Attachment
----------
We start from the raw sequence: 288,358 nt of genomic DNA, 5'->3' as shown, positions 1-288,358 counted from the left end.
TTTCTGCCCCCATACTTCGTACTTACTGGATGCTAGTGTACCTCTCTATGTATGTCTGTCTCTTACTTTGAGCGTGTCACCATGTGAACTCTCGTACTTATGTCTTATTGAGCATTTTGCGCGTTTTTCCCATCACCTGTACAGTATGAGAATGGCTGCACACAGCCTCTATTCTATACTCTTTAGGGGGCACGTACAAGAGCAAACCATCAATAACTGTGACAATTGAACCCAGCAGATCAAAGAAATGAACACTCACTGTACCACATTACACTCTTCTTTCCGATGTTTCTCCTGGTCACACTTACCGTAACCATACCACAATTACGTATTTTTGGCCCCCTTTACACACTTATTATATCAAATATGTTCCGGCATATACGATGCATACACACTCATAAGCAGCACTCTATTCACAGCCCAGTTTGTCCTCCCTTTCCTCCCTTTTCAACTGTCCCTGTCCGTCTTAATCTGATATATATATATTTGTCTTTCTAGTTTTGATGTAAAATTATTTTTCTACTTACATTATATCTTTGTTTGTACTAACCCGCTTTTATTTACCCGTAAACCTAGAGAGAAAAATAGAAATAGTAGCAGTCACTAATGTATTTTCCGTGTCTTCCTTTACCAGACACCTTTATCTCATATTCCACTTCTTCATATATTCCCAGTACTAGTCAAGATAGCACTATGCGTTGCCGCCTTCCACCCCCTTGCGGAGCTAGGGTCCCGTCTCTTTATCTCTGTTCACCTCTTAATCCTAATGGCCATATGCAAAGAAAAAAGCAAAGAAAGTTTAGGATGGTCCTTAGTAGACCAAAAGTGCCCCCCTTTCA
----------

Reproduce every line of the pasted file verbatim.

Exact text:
We start from the raw sequence: 288,358 nt of genomic DNA, 5'->3' as shown, positions 1-288,358 counted from the left end.
TTTCTGCCCCCATACTTCGTACTTACTGGATGCTAGTGTACCTCTCTATGTATGTCTGTCTCTTACTTTGAGCGTGTCACCATGTGAACTCTCGTACTTATGTCTTATTGAGCATTTTGCGCGTTTTTCCCATCACCTGTACAGTATGAGAATGGCTGCACACAGCCTCTATTCTATACTCTTTAGGGGGCACGTACAAGAGCAAACCATCAATAACTGTGACAATTGAACCCAGCAGATCAAAGAAATGAACACTCACTGTACCACATTACACTCTTCTTTCCGATGTTTCTCCTGGTCACACTTACCGTAACCATACCACAATTACGTATTTTTGGCCCCCTTTACACACTTATTATATCAAATATGTTCCGGCATATACGATGCATACACACTCATAAGCAGCACTCTATTCACAGCCCAGTTTGTCCTCCCTTTCCTCCCTTTTCAACTGTCCCTGTCCGTCTTAATCTGATATATATATATTTGTCTTTCTAGTTTTGATGTAAAATTATTTTTCTACTTACATTATATCTTTGTTTGTACTAACCCGCTTTTATTTACCCGTAAACCTAGAGAGAAAAATAGAAATAGTAGCAGTCACTAATGTATTTTCCGTGTCTTCCTTTACCAGACACCTTTATCTCATATTCCACTTCTTCATATATTCCCAGTACTAGTCAAGATAGCACTATGCGTTGCCGCCTTCCACCCCCTTGCGGAGCTAGGGTCCCGTCTCTTTATCTCTGTTCACCTCTTAATCCTAATGGCCATATGCAAAGAAAAAAGCAAAGAAAGTTTAGGATGGTCCTTAGTAGACCAAAAGTGCCCCCCTTTCA